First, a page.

to be incredibly confusing and wish someone could point me to a easy to
    understand explanation of Vista's networking models and how the various GUIs
    and versions of Vista are suppose to guide the user to using and
    understanding the network capabilities that they each support....

    Marcc, Jun 30, 2007
  4. desperate

    Chuck Guest


    Any Windows computer is capable of automatically discovering other computers.
    You do have to setup the browser infrastructure properly, and this is a problem
    to many folks.

    Now the "NetBIOS protocol" (and there is not a NetBIOS protocol, though there is
    a "NetBIOS Over TCP" transport) can be used, or it can be omitted. You have to
    be consistent though. You have to consider a lot of factors in deciding whether
    to use NetBT on your LAN.
    # How is name resolution setup?
    # Do you have any computers running anything other than Windows 2000, XP , and
    # How are your firewalls setup?

    As far as the various GUIs and versions of Vista go, there are no glaring
    differences like Windows XP Home vs Pro. All versions of Vista are capable of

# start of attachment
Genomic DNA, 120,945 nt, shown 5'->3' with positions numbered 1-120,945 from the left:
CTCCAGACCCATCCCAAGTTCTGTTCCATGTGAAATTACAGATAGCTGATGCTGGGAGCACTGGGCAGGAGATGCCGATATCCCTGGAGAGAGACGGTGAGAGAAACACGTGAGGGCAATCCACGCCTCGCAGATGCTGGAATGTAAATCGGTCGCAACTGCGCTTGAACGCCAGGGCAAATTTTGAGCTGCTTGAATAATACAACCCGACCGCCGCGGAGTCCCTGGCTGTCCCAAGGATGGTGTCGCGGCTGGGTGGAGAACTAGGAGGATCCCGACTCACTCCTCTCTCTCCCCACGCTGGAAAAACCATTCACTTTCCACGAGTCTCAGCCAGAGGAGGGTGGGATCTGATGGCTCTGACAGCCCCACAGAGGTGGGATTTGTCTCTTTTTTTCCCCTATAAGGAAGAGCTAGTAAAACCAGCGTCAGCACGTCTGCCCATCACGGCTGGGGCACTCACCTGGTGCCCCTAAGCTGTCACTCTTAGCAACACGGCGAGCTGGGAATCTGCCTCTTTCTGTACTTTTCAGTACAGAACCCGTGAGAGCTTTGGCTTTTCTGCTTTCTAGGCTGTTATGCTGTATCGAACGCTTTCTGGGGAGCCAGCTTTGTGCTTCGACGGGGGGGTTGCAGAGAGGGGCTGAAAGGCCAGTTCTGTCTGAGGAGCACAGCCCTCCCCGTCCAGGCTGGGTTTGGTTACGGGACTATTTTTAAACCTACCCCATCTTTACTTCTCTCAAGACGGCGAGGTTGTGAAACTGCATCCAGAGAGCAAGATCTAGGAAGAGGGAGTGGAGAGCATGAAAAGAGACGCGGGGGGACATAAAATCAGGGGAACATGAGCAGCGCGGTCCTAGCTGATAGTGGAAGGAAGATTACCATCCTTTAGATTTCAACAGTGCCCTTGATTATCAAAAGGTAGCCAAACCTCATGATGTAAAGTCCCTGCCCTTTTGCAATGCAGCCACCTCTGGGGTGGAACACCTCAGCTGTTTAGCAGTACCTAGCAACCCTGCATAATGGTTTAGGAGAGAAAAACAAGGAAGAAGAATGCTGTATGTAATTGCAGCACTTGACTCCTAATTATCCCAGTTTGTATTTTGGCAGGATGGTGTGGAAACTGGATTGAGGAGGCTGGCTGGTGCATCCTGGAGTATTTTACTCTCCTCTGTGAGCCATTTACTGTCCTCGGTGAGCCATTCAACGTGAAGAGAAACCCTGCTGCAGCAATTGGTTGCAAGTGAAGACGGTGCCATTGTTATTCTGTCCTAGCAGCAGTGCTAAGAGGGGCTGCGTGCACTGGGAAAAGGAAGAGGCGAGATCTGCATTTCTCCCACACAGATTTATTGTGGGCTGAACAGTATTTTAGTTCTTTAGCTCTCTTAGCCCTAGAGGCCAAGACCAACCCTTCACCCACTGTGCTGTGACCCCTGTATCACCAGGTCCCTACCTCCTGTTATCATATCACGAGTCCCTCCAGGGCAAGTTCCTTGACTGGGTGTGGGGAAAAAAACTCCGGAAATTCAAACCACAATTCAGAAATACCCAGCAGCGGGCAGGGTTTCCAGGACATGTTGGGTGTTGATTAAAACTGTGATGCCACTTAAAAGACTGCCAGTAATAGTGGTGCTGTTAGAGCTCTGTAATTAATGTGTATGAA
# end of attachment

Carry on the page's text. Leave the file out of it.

operating in a workgroup, to the same effectiveness. You do have to setup each
    computer properly though.

    Chuck, MS-MVP [Windows - Networking]
    Paranoia is not a problem, when it's a normal response from experience.
    My email is AT DOT
    actual address pchuck mvps org.
    Chuck, Jul 1, 2007
  5. desperate

    Marcc Guest

    Thanks Chuck for your reply. Actually I have visited PChuck's network blog
    (yours??) many times in trying to set up my Vista laptop to work on my home
    network. It wasn't helping me much other that to let me review networking
    principals.... (IMHO this website is way to complicated/complex for the
    average user to understand, which is sad because having home/small business
    networks is such a desirable and useful feature and many non computer savoy
    folks are gonna want em...) I write software professionally, am a degreed
    computer geek so was able to understand much of it, though my expertise does
    not lie with networks. But wowza! most users trying to set up a network are
    gonna be completely snowed trying to read those blogs!

    I will say, as one who has designed a lot of software with GUIs, I
    completely despise the GUI's that Microsoft presents their users on
    networking... They DO NOT lead the users to the solutions that they desire,
    very well, and that is an utter failure on the part of Microsoft's design
    team and management.

    That said, I decided to start from scratch and rebuild my network from the
    ground up, at home. In the process I discovered what I think are possibly
    three serious errors on Microsoft's part. I think that one of the XP Pro
    computers on my LAN had somehow gotten the notion that it was part of a
    domain and not in a simple WORKGROUP. EVEN THOUGH it was reporting (in My